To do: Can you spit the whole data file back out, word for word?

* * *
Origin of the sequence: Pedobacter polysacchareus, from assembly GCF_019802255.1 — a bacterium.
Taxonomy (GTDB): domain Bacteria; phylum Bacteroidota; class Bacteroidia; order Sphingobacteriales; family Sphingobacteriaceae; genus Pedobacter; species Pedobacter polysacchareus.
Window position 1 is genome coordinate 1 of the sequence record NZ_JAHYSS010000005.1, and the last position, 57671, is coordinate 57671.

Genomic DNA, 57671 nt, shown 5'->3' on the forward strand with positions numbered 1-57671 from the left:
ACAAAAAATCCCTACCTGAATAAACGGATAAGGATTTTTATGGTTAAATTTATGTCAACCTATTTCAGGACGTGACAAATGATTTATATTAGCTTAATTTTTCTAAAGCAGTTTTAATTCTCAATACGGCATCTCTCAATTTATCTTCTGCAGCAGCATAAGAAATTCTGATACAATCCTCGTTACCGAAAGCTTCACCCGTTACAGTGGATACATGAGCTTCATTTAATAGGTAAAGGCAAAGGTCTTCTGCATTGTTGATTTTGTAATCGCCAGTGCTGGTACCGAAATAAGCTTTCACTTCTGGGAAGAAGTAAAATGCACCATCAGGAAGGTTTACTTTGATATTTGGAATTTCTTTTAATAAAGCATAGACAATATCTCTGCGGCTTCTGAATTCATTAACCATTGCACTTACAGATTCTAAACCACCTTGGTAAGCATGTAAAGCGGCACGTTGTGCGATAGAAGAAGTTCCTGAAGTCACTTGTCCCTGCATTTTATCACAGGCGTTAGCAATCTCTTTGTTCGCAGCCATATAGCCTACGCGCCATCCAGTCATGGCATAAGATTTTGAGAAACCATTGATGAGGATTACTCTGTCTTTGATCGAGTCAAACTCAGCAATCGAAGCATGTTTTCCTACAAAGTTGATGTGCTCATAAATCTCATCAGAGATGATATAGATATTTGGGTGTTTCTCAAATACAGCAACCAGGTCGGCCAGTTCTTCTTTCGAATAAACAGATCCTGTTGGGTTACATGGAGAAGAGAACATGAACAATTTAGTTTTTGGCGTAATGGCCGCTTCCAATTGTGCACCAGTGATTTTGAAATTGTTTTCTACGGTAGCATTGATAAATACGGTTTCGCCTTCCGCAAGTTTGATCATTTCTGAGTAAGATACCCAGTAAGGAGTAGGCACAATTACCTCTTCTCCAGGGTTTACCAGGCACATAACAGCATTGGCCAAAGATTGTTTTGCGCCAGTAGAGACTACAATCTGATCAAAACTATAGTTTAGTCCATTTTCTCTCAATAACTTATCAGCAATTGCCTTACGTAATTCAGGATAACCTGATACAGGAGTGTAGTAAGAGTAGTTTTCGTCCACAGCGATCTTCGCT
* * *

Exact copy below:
Origin of the sequence: Pedobacter polysacchareus, from assembly GCF_019802255.1 — a bacterium.
Taxonomy (GTDB): domain Bacteria; phylum Bacteroidota; class Bacteroidia; order Sphingobacteriales; family Sphingobacteriaceae; genus Pedobacter; species Pedobacter polysacchareus.
Window position 1 is genome coordinate 1 of the sequence record NZ_JAHYSS010000005.1, and the last position, 57671, is coordinate 57671.

Genomic DNA, 57671 nt, shown 5'->3' on the forward strand with positions numbered 1-57671 from the left:
ACAAAAAATCCCTACCTGAATAAACGGATAAGGATTTTTATGGTTAAATTTATGTCAACCTATTTCAGGACGTGACAAATGATTTATATTAGCTTAATTTTTCTAAAGCAGTTTTAATTCTCAATACGGCATCTCTCAATTTATCTTCTGCAGCAGCATAAGAAATTCTGATACAATCCTCGTTACCGAAAGCTTCACCCGTTACAGTGGATACATGAGCTTCATTTAATAGGTAAAGGCAAAGGTCTTCTGCATTGTTGATTTTGTAATCGCCAGTGCTGGTACCGAAATAAGCTTTCACTTCTGGGAAGAAGTAAAATGCACCATCAGGAAGGTTTACTTTGATATTTGGAATTTCTTTTAATAAAGCATAGACAATATCTCTGCGGCTTCTGAATTCATTAACCATTGCACTTACAGATTCTAAACCACCTTGGTAAGCATGTAAAGCGGCACGTTGTGCGATAGAAGAAGTTCCTGAAGTCACTTGTCCCTGCATTTTATCACAGGCGTTAGCAATCTCTTTGTTCGCAGCCATATAGCCTACGCGCCATCCAGTCATGGCATAAGATTTTGAGAAACCATTGATGAGGATTACTCTGTCTTTGATCGAGTCAAACTCAGCAATCGAAGCATGTTTTCCTACAAAGTTGATGTGCTCATAAATCTCATCAGAGATGATATAGATATTTGGGTGTTTCTCAAATACAGCAACCAGGTCGGCCAGTTCTTCTTTCGAATAAACAGATCCTGTTGGGTTACATGGAGAAGAGAACATGAACAATTTAGTTTTTGGCGTAATGGCCGCTTCCAATTGTGCACCAGTGATTTTGAAATTGTTTTCTACGGTAGCATTGATAAATACGGTTTCGCCTTCCGCAAGTTTGATCATTTCTGAGTAAGATACCCAGTAAGGAGTAGGCACAATTACCTCTTCTCCAGGGTTTACCAGGCACATAACAGCATTGGCCAAAGATTGTTTTGCGCCAGTAGAGACTACAATCTGATCAAAACTATAGTTTAGTCCATTTTCTCTCAATAACTTATCAGCAATTGCCTTACGTAATTCAGGATAACCTGATACAGGAGTGTAGTAAGAGTAGTTTTCGTCCACAGCGATCTTCGCT